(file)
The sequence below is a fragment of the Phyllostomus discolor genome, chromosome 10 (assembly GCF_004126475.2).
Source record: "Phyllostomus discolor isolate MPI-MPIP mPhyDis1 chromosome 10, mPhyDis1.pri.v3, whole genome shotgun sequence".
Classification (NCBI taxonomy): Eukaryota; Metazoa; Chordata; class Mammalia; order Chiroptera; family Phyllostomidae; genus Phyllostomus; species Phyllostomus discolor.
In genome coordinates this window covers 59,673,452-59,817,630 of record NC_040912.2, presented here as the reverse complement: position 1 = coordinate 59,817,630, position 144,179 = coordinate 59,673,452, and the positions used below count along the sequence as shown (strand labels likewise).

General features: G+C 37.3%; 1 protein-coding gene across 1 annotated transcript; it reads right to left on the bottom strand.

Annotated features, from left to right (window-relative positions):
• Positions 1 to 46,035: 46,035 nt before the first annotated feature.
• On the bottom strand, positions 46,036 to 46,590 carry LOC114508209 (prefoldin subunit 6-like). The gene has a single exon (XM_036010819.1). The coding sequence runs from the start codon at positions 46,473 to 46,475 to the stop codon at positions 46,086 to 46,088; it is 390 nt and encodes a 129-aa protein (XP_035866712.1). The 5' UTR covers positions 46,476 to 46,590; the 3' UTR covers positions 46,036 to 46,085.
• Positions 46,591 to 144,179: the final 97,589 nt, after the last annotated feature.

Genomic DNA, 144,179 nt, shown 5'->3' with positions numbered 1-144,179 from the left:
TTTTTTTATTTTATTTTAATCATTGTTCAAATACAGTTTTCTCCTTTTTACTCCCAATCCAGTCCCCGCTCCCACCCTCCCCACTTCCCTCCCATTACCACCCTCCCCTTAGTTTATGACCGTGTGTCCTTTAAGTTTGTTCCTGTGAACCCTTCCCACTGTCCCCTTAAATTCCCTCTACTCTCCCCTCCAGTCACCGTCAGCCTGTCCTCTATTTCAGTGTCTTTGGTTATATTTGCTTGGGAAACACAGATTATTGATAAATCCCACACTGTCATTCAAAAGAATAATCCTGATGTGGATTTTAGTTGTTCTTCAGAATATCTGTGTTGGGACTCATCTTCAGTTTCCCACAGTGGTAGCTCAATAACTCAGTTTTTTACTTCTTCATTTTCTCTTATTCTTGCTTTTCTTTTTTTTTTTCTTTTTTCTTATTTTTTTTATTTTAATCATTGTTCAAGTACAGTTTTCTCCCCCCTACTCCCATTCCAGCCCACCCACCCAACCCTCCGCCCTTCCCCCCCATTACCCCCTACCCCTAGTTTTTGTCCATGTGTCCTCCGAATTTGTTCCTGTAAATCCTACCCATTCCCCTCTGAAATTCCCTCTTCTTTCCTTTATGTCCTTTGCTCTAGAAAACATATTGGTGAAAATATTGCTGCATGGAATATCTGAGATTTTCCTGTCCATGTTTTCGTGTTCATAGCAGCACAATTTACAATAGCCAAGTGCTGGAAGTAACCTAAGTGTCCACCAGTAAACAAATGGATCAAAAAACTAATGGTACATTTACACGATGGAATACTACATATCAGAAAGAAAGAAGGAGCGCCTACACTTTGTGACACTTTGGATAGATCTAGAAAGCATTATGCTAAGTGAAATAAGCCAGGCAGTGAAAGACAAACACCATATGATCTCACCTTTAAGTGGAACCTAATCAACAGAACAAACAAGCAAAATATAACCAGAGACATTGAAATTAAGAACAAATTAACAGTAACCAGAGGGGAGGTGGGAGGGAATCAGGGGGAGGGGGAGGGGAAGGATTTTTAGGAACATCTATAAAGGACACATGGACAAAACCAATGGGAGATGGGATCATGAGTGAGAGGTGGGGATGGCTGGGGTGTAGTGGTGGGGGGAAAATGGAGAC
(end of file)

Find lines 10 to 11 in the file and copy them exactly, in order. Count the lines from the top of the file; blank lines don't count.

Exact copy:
Genomic DNA, 144,179 nt, shown 5'->3' with positions numbered 1-144,179 from the left:
TTTTTTTATTTTATTTTAATCATTGTTCAAATACAGTTTTCTCCTTTTTACTCCCAATCCAGTCCCCGCTCCCACCCTCCCCACTTCCCTCCCATTACCACCCTCCCCTTAGTTTATGACCGTGTGTCCTTTAAGTTTGTTCCTGTGAACCCTTCCCACTGTCCCCTTAAATTCCCTCTACTCTCCCCTCCAGTCACCGTCAGCCTGTCCTCTATTTCAGTGTCTTTGGTTATATTTGCTTGGGAAACACAGATTATTGATAAATCCCACACTGTCATTCAAAAGAATAATCCTGATGTGGATTTTAGTTGTTCTTCAGAATATCTGTGTTGGGACTCATCTTCAGTTTCCCACAGTGGTAGCTCAATAACTCAGTTTTTTACTTCTTCATTTTCTCTTATTCTTGCTTTTCTTTTTTTTTTTCTTTTTTCTTATTTTTTTTATTTTAATCATTGTTCAAGTACAGTTTTCTCCCCCCTACTCCCATTCCAGCCCACCCACCCAACCCTCCGCCCTTCCCCCCCATTACCCCCTACCCCTAGTTTTTGTCCATGTGTCCTCCGAATTTGTTCCTGTAAATCCTACCCATTCCCCTCTGAAATTCCCTCTTCTTTCCTTTATGTCCTTTGCTCTAGAAAACATATTGGTGAAAATATTGCTGCATGGAATATCTGAGATTTTCCTGTCCATGTTTTCGTGTTCATAGCAGCACAATTTACAATAGCCAAGTGCTGGAAGTAACCTAAGTGTCCACCAGTAAACAAATGGATCAAAAAACTAATGGTACATTTACACGATGGAATACTACATATCAGAAAGAAAGAAGGAGCGCCTACACTTTGTGACACTTTGGATAGATCTAGAAAGCATTATGCTAAGTGAAATAAGCCAGGCAGTGAAAGACAAACACCATATGATCTCACCTTTAAGTGGAACCTAATCAACAGAACAAACAAGCAAAATATAACCAGAGACATTGAAATTAAGAACAAATTAACAGTAACCAGAGGGGAGGTGGGAGGGAATCAGGGGGAGGGGGAGGGGAAGGATTTTTAGGAACATCTATAAAGGACACATGGACAAAACCAATGGGAGATGGGATCATGAGTGAGAGGTGGGGATGGCTGGGGTGTAGTGGTGGGGGGAAAATGGAGAC